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Microsoft, Time Warner and Thomson buy ContentGuard

With help from friends, MS gets hands on DRM patents

The European Commission has given Microsoft, Time Warner and Thomson the green light to close their joint acquisition of digital rights management (DRM) company ContentGuard.

Microsoft and Time Warner attempted to buy ContentGuard last year but the proposal was met with concern by the Commission, which said it feared that the software and media giants would use their combined strengths to gain control of the DRM market. The companies then brought in French electronics maker Thomson as a partner in the acquisition bid.

The triumvirate has now successfully completed the ContentGuard buy. Each will hold equal voting positions in the company, as well as appoint two board members, they said.

Executives for Microsoft and Time Warner said in statements that they had worked closely with the Commission to reach a resolution and were pleased with the outcome. The regulatory go-ahead comes as Microsoft continues to work its way through its appeal against the EC’s antitrust ruling of last year.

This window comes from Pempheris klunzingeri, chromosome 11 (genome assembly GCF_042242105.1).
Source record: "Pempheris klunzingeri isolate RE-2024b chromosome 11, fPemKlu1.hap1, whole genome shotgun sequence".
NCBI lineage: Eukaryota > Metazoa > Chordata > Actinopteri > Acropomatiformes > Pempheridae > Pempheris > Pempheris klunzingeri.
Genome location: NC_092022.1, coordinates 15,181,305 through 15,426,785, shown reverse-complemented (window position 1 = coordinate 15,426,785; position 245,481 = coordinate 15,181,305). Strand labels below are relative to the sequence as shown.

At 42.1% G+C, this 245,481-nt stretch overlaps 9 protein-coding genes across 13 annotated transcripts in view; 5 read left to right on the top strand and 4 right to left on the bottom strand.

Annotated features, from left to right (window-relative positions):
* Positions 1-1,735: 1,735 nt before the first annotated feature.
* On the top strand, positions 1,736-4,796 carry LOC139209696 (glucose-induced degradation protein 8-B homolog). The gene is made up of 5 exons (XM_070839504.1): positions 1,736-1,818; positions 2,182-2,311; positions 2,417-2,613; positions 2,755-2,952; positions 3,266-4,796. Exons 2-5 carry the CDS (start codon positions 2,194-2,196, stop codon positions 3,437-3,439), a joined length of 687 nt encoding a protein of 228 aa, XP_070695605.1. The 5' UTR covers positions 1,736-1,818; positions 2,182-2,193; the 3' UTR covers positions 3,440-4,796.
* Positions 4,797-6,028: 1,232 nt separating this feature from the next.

All three purchasing companies said they plan to use ContentGuard's DRM technologies to help protect movies, music and other digital content from being illegally copied or accessed by unauthorised users. ContentGuard holds numerous patents that cover aspects of DRM and distributed authorisation of content.

The addition of Thomson to the deal makes Microsoft look less threatening in the Commission's eyes, Ovum analysts wrote in a report on the acquisition.

Thomson knows a lot about intellectual property management and can offer strong channels to the market, according to Ovum. Instead of controlling ContentGuard's DRM patents, Microsoft could be one of its biggest customers, the analyst group said.

The deal gives Microsoft access to DRM technologies without having to worry about intellectual property disputes such as the one it had with Intertrust Technologies, according to Ovum.

As online content services increase, a number of DRM systems will enter the market, offering a role for companies like ContentGuard that support interoperability, Ovum predicted.


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